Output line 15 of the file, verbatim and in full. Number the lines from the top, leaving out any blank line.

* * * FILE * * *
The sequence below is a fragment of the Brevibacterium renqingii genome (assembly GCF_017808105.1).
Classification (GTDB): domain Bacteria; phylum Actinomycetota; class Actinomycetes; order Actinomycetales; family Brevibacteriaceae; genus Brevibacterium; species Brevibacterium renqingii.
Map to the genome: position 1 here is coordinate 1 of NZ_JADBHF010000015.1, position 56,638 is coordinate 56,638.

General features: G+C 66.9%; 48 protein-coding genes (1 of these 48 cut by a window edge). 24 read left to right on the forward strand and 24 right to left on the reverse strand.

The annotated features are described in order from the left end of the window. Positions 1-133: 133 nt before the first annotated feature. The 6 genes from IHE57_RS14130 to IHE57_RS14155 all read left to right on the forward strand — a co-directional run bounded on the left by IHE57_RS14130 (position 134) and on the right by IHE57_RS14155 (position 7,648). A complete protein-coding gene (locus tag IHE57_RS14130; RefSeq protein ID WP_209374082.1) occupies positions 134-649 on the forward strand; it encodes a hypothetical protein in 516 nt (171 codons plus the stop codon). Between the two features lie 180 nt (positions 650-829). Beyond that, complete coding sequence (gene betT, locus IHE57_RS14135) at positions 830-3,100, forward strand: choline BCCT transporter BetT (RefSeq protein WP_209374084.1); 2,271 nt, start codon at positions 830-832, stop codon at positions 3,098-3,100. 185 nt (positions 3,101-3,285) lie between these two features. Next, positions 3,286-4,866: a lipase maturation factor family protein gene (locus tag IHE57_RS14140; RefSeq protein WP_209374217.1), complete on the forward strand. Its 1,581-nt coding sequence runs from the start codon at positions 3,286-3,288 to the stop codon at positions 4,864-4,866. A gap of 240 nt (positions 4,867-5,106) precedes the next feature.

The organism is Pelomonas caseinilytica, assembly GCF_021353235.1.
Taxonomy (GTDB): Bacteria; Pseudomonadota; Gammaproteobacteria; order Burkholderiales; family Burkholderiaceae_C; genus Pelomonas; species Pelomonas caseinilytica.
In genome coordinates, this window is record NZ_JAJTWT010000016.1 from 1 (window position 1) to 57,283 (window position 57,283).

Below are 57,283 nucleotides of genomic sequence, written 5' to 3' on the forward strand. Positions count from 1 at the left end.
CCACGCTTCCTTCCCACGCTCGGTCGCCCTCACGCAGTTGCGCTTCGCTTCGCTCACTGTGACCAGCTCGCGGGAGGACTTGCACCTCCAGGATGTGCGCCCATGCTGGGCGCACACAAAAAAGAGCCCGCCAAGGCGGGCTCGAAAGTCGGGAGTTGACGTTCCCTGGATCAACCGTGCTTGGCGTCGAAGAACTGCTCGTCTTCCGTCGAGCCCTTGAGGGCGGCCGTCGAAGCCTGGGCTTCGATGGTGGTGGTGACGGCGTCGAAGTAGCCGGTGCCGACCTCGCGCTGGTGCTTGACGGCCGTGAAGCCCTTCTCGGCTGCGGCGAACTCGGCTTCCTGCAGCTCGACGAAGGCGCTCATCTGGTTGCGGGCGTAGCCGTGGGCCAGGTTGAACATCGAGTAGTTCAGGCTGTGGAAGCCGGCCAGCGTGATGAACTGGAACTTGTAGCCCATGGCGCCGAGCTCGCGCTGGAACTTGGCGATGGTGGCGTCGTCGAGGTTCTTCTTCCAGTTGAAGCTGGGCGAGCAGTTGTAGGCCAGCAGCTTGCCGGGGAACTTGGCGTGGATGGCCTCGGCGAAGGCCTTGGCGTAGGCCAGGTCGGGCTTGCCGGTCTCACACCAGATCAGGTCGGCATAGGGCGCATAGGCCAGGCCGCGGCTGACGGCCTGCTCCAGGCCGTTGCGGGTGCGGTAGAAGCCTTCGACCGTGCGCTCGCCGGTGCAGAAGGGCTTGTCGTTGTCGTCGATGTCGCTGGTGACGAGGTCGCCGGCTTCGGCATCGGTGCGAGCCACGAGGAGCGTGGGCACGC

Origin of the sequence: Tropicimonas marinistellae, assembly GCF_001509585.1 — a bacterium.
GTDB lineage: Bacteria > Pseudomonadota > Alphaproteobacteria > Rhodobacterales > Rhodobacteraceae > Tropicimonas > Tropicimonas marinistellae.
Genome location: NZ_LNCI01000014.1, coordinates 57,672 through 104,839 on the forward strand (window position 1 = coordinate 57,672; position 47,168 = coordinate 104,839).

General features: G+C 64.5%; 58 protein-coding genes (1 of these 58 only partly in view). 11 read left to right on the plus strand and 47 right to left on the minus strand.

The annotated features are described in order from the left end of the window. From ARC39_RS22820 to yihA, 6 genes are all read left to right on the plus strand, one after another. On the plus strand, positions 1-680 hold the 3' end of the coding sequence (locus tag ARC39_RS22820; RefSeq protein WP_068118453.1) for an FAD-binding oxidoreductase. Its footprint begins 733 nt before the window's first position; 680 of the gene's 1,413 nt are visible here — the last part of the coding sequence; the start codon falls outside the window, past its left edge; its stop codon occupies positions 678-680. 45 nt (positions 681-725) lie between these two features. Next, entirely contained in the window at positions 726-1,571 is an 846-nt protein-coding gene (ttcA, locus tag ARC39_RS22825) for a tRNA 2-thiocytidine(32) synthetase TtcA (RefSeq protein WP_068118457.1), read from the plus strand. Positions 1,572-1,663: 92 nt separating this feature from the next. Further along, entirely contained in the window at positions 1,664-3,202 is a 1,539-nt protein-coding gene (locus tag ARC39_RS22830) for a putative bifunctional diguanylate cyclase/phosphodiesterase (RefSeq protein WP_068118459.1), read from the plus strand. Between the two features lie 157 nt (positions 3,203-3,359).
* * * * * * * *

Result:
The annotated features are described in order from the left end of the window. From ARC39_RS22820 to yihA, 6 genes are all read left to right on the plus strand, one after another. On the plus strand, positions 1-680 hold the 3' end of the coding sequence (locus tag ARC39_RS22820; RefSeq protein WP_068118453.1) for an FAD-binding oxidoreductase. Its footprint begins 733 nt before the window's first position; 680 of the gene's 1,413 nt are visible here — the last part of the coding sequence; the start codon falls outside the window, past its left edge; its stop codon occupies positions 678-680. 45 nt (positions 681-725) lie between these two features. Next, entirely contained in the window at positions 726-1,571 is an 846-nt protein-coding gene (ttcA, locus tag ARC39_RS22825) for a tRNA 2-thiocytidine(32) synthetase TtcA (RefSeq protein WP_068118457.1), read from the plus strand. Positions 1,572-1,663: 92 nt separating this feature from the next. Further along, entirely contained in the window at positions 1,664-3,202 is a 1,539-nt protein-coding gene (locus tag ARC39_RS22830) for a putative bifunctional diguanylate cyclase/phosphodiesterase (RefSeq protein WP_068118459.1), read from the plus strand. Between the two features lie 157 nt (positions 3,203-3,359).